Children sit in a classroom, intently focused on their teacher. They see their teacher’s lips moving yet hear no sound. Expected to read the lips of their teacher in order to follow along with the lesson, the school day was filled with practicing breathing patterns, mouth shapes and vocal exercises in hopes of producing speech.
If they dared to attempt to use their hands in order to communicate, they’d be harshly disciplined, usually by slapping their hands with rulers until they were red and blistered.
This was known as the “oral method,” a product of audism, where Deaf children were discouraged from using sign language and expected to learn how to speak. Audism is defined as “a form of discrimination, prejudice or a general lack of willingness to accommodate those who cannot hear.”
The oral method was made popular by Alexander Graham Bell. He saw deafness as a curse on society and wanted to prevent the birth of deaf children. His two popular ideas to make that wish a reality was to hinder Deaf people marrying other Deaf people and also to eliminate Deaf residential schools.
Bell believed that these two methods would dissolve the Deaf community and force individuals to be a part of hearing society. The oral method is a somber part of Deaf history. But there are also plenty of more positive events, such as the establishment of the National Association for the Deaf and Gallaudet University.
According to their website, Gallaudet University is the first and only university that was designed to be “barrier-free for deaf and hard of hearing students.” In 1988, a famous student-led protest took place on the Gallaudet campus called Deaf President Now, demanding the hiring of the first Deaf university president.
All of these events are a part of Deaf history. March, in addition to being Women’s History Month, is also Deaf History Month, a time to acknowledge Deaf individuals living in a hearing world.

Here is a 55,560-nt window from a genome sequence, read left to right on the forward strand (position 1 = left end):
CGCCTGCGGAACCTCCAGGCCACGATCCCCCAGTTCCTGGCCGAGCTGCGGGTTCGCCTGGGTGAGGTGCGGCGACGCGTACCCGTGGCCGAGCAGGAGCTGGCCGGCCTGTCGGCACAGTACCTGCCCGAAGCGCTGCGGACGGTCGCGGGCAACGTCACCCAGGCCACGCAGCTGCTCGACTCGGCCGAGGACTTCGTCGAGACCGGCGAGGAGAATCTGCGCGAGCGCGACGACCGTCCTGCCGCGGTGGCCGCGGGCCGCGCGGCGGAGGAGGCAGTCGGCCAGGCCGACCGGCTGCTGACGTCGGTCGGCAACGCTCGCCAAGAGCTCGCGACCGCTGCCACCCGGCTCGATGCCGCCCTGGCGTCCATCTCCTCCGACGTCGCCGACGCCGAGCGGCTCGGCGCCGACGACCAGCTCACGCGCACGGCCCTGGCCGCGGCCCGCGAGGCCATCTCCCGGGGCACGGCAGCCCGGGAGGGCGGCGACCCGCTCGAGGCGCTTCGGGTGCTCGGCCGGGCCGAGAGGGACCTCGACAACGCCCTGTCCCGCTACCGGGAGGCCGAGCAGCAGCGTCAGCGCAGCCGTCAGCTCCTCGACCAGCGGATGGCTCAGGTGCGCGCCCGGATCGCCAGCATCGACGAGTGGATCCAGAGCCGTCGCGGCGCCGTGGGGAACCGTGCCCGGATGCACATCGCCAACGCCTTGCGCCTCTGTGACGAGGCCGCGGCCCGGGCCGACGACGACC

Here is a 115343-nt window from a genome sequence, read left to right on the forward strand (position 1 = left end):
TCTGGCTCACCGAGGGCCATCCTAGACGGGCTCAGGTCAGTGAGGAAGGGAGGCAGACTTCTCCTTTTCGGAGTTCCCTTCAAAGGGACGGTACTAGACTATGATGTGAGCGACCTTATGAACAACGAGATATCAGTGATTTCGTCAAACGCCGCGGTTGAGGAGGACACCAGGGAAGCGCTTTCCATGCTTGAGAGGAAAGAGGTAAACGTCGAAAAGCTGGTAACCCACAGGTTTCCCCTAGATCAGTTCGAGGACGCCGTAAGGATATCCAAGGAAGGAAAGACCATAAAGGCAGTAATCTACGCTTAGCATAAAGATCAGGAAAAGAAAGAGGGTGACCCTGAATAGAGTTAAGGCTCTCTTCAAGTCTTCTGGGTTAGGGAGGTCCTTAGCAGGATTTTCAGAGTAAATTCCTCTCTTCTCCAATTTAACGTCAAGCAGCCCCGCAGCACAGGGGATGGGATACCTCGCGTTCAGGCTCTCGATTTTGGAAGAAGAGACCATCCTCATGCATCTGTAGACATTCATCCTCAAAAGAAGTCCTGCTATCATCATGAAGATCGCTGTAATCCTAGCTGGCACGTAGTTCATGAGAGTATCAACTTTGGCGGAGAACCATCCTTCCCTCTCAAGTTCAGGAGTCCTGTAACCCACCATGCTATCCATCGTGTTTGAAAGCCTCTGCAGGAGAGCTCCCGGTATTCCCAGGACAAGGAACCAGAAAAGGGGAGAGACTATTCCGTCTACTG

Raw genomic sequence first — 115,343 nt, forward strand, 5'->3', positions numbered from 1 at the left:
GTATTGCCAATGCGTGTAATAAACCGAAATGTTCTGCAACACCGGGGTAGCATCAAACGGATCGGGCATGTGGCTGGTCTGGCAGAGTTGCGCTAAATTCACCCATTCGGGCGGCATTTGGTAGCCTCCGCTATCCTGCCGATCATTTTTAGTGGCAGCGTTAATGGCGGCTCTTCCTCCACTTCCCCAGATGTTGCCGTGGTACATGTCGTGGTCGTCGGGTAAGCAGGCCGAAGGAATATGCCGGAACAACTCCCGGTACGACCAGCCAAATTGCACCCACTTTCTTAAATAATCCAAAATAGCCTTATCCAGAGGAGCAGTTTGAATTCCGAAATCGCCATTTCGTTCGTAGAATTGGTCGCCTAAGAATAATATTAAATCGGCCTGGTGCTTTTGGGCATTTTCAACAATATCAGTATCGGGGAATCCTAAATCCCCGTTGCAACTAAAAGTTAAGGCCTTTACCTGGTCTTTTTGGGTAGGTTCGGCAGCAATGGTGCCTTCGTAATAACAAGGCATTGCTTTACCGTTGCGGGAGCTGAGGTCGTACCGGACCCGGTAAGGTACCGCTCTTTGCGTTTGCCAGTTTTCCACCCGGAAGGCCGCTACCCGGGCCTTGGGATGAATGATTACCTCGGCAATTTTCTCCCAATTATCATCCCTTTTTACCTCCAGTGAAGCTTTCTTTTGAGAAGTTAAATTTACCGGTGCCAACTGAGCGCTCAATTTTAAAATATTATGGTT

Lampra Jones is an American Sign Language professor at Georgia State. She’s been teaching for over ten years and enjoys what she does. As a Deaf woman, she has had several negative experiences in her life due to her inability to hear.
“A few negative experiences [I’ve had] are with hearing people. I’m constantly getting all the time, ‘You don’t look like a Deaf/HoH person,’ or ‘You’re too pretty to be Deaf/HoH,’ and more,” Jones said, using a short form of hard of hearing. “I’ve been told that I’m disabled, special needs, I have bad genes, I need to be prayed for, I need to be ‘fixed’ and I’ve faced several of discrimination.”
Jones said that Deaf people look like everyone else; there’s no way to magically point someone out as Deaf.
“Are hearing people expecting a troll or something?” she said.
Jones has also faced adversity when it comes to how people treat her son. Jones’ son has autism and was rejected by the hearing world yet accepted by the Deaf world.
“For two to three years, he didn’t speak and would only sign. The hearing community didn’t accept my son, and he would get bullied by kids,” Jones said. “However, whenever we were around the Deaf community, he was never bullied. He was always accepted.”